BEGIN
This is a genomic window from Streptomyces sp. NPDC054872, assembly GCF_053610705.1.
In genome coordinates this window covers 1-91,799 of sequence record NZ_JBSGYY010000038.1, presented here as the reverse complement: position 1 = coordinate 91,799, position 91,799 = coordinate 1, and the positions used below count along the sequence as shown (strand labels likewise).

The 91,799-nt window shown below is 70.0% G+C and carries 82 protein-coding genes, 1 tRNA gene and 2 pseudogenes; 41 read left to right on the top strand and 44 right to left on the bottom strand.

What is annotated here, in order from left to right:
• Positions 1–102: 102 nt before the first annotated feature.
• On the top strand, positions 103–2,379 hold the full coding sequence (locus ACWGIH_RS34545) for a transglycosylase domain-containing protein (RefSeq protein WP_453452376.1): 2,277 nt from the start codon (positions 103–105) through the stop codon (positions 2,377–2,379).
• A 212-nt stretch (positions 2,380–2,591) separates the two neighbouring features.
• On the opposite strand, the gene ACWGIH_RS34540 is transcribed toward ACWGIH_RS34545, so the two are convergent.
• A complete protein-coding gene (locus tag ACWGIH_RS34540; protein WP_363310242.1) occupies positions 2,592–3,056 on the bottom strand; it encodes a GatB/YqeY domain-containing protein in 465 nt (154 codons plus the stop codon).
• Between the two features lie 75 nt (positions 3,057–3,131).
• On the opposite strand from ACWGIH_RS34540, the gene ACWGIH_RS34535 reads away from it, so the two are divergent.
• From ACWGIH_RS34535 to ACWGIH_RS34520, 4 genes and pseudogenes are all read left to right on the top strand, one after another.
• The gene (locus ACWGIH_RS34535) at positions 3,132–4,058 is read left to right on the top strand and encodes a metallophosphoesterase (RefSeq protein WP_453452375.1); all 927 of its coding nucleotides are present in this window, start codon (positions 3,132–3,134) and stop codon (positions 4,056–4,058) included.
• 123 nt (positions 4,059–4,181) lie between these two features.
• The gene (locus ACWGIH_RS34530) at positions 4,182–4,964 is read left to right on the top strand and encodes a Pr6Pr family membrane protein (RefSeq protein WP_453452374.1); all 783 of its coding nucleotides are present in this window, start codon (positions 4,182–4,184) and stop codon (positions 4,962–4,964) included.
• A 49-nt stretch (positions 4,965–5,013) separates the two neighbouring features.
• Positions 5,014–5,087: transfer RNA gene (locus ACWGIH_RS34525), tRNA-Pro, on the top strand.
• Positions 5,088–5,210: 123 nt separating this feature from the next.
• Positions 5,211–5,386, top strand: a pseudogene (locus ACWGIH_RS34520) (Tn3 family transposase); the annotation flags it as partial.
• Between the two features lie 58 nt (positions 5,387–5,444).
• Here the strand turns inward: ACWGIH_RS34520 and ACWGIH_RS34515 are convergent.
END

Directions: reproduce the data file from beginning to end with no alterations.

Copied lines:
This is a genomic window from Streptomyces sp. NPDC054872, assembly GCF_053610705.1.
In genome coordinates this window covers 1-91,799 of sequence record NZ_JBSGYY010000038.1, presented here as the reverse complement: position 1 = coordinate 91,799, position 91,799 = coordinate 1, and the positions used below count along the sequence as shown (strand labels likewise).

The 91,799-nt window shown below is 70.0% G+C and carries 82 protein-coding genes, 1 tRNA gene and 2 pseudogenes; 41 read left to right on the top strand and 44 right to left on the bottom strand.

What is annotated here, in order from left to right:
• Positions 1–102: 102 nt before the first annotated feature.
• On the top strand, positions 103–2,379 hold the full coding sequence (locus ACWGIH_RS34545) for a transglycosylase domain-containing protein (RefSeq protein WP_453452376.1): 2,277 nt from the start codon (positions 103–105) through the stop codon (positions 2,377–2,379).
• A 212-nt stretch (positions 2,380–2,591) separates the two neighbouring features.
• On the opposite strand, the gene ACWGIH_RS34540 is transcribed toward ACWGIH_RS34545, so the two are convergent.
• A complete protein-coding gene (locus tag ACWGIH_RS34540; protein WP_363310242.1) occupies positions 2,592–3,056 on the bottom strand; it encodes a GatB/YqeY domain-containing protein in 465 nt (154 codons plus the stop codon).
• Between the two features lie 75 nt (positions 3,057–3,131).
• On the opposite strand from ACWGIH_RS34540, the gene ACWGIH_RS34535 reads away from it, so the two are divergent.
• From ACWGIH_RS34535 to ACWGIH_RS34520, 4 genes and pseudogenes are all read left to right on the top strand, one after another.
• The gene (locus ACWGIH_RS34535) at positions 3,132–4,058 is read left to right on the top strand and encodes a metallophosphoesterase (RefSeq protein WP_453452375.1); all 927 of its coding nucleotides are present in this window, start codon (positions 3,132–3,134) and stop codon (positions 4,056–4,058) included.
• 123 nt (positions 4,059–4,181) lie between these two features.
• The gene (locus ACWGIH_RS34530) at positions 4,182–4,964 is read left to right on the top strand and encodes a Pr6Pr family membrane protein (RefSeq protein WP_453452374.1); all 783 of its coding nucleotides are present in this window, start codon (positions 4,182–4,184) and stop codon (positions 4,962–4,964) included.
• A 49-nt stretch (positions 4,965–5,013) separates the two neighbouring features.
• Positions 5,014–5,087: transfer RNA gene (locus ACWGIH_RS34525), tRNA-Pro, on the top strand.
• Positions 5,088–5,210: 123 nt separating this feature from the next.
• Positions 5,211–5,386, top strand: a pseudogene (locus ACWGIH_RS34520) (Tn3 family transposase); the annotation flags it as partial.
• Between the two features lie 58 nt (positions 5,387–5,444).
• Here the strand turns inward: ACWGIH_RS34520 and ACWGIH_RS34515 are convergent.